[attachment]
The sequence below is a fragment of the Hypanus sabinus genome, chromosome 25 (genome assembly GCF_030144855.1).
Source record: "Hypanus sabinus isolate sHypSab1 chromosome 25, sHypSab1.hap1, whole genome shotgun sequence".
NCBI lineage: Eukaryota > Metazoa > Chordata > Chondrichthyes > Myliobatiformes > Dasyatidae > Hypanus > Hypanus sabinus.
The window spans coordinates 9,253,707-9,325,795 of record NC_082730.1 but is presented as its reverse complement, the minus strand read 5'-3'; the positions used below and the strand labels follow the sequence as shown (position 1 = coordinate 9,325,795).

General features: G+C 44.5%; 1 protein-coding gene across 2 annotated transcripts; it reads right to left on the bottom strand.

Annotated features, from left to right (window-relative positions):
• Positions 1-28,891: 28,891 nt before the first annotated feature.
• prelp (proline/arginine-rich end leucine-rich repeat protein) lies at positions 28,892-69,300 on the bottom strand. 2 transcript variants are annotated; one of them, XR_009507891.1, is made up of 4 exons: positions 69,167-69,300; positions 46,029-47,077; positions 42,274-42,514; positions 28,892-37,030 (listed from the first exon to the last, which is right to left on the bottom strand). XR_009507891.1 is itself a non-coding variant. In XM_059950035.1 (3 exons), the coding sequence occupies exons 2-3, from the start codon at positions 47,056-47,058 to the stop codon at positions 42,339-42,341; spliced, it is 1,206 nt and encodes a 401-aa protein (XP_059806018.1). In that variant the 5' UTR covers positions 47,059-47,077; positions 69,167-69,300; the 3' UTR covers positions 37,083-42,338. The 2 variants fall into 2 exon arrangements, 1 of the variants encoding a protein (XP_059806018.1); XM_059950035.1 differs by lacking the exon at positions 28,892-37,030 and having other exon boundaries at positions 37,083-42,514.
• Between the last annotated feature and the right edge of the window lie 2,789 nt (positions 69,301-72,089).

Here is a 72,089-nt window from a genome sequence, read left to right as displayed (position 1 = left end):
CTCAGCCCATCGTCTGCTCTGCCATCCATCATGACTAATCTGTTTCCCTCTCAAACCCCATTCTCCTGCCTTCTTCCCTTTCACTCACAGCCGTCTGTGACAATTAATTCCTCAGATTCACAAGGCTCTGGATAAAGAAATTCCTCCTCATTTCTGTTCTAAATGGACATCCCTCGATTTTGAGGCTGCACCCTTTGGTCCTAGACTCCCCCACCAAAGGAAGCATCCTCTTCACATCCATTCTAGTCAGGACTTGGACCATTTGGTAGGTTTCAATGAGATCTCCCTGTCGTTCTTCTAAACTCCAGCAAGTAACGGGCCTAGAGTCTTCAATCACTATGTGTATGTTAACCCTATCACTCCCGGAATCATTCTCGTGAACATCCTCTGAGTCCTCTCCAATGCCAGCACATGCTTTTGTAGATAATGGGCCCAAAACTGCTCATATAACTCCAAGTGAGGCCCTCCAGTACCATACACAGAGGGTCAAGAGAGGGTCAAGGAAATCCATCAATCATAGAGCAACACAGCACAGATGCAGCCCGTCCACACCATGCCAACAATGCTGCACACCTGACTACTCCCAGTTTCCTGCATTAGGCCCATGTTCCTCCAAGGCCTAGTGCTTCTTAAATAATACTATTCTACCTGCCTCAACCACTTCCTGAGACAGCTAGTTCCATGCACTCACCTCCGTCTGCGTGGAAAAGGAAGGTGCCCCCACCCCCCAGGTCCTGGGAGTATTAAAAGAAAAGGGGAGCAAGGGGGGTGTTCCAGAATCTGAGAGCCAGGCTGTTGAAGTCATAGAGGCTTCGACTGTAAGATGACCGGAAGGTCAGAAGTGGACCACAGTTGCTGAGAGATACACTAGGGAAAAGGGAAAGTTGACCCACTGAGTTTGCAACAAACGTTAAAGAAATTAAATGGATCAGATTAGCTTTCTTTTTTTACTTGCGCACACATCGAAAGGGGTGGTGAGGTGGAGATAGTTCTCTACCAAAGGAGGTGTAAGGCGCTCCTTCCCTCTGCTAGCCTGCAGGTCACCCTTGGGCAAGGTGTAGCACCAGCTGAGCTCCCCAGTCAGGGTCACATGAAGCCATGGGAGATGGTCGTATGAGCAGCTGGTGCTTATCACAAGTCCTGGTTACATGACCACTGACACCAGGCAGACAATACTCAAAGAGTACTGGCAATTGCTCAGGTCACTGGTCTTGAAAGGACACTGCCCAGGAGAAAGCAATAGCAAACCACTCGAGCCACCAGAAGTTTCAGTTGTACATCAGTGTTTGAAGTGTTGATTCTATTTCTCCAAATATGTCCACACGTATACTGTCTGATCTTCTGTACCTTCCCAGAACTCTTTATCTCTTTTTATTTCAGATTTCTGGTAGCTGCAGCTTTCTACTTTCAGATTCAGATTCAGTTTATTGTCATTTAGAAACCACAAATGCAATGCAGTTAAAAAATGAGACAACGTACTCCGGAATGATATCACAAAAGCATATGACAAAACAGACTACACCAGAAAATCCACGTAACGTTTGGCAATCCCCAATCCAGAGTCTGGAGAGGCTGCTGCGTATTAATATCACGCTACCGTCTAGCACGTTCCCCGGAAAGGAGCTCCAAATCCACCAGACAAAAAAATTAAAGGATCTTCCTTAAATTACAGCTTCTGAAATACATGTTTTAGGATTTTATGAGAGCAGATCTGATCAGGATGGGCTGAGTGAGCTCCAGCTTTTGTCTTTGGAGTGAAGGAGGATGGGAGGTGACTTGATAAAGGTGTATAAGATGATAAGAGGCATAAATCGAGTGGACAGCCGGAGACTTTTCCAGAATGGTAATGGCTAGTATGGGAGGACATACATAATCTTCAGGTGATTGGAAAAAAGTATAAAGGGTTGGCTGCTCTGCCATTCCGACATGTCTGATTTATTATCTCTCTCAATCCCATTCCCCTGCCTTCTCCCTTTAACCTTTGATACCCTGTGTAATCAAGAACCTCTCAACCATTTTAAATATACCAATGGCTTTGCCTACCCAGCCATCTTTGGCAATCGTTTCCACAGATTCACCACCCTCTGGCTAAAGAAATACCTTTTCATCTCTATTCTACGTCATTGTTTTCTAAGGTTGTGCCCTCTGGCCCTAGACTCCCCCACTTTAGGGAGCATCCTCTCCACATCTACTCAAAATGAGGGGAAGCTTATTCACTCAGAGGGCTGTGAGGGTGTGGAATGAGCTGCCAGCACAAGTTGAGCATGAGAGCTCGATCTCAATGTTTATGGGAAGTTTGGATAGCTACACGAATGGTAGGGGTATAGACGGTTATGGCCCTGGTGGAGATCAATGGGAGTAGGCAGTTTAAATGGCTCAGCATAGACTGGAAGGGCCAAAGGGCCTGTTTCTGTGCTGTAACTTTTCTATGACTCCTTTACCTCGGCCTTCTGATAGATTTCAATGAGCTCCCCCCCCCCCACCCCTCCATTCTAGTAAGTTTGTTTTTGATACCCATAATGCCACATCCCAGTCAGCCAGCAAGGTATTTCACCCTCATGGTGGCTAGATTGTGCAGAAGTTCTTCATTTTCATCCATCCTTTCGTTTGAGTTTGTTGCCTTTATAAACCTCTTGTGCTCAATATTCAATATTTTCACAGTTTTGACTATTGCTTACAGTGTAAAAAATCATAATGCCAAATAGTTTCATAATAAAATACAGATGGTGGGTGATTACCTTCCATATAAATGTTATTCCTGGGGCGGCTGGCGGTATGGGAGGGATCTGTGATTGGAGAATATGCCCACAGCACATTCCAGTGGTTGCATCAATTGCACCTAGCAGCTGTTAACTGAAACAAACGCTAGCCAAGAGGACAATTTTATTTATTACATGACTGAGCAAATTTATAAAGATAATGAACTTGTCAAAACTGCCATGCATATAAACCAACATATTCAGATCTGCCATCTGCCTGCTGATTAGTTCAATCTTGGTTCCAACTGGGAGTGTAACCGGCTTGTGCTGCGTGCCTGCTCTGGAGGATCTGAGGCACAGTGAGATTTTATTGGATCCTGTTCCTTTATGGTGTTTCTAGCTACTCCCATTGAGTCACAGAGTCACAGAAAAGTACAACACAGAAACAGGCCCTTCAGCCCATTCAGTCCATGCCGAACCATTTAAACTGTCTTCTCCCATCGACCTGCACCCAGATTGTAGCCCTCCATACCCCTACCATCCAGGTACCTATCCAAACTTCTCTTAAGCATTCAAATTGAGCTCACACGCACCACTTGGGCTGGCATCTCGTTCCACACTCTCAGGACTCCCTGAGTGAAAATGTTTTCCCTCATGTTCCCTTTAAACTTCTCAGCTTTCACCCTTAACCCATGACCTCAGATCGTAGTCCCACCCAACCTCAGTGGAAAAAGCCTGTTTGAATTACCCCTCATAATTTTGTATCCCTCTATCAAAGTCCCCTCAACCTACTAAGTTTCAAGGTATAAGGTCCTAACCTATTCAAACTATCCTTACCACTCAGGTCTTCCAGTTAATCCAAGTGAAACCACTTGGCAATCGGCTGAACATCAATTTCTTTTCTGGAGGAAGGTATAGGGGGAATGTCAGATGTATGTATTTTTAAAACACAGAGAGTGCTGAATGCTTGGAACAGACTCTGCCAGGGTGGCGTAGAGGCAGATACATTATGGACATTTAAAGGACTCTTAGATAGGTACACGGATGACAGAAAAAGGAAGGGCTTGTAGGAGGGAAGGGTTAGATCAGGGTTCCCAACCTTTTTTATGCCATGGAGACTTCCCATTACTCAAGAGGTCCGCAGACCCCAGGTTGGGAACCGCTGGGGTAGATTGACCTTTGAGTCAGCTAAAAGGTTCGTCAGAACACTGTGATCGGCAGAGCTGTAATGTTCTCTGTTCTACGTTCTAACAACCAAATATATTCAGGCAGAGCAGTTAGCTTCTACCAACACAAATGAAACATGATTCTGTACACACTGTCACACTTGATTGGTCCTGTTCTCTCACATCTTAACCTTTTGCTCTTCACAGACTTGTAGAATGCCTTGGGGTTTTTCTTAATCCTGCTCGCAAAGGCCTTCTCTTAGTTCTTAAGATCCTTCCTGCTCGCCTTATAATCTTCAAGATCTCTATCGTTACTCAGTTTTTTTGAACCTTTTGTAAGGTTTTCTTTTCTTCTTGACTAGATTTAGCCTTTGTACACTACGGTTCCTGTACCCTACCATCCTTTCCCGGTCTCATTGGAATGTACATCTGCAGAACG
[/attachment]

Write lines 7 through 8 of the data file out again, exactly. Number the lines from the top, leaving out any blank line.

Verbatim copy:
• Positions 1-28,891: 28,891 nt before the first annotated feature.
• prelp (proline/arginine-rich end leucine-rich repeat protein) lies at positions 28,892-69,300 on the bottom strand. 2 transcript variants are annotated; one of them, XR_009507891.1, is made up of 4 exons: positions 69,167-69,300; positions 46,029-47,077; positions 42,274-42,514; positions 28,892-37,030 (listed from the first exon to the last, which is right to left on the bottom strand). XR_009507891.1 is itself a non-coding variant. In XM_059950035.1 (3 exons), the coding sequence occupies exons 2-3, from the start codon at positions 47,056-47,058 to the stop codon at positions 42,339-42,341; spliced, it is 1,206 nt and encodes a 401-aa protein (XP_059806018.1). In that variant the 5' UTR covers positions 47,059-47,077; positions 69,167-69,300; the 3' UTR covers positions 37,083-42,338. The 2 variants fall into 2 exon arrangements, 1 of the variants encoding a protein (XP_059806018.1); XM_059950035.1 differs by lacking the exon at positions 28,892-37,030 and having other exon boundaries at positions 37,083-42,514.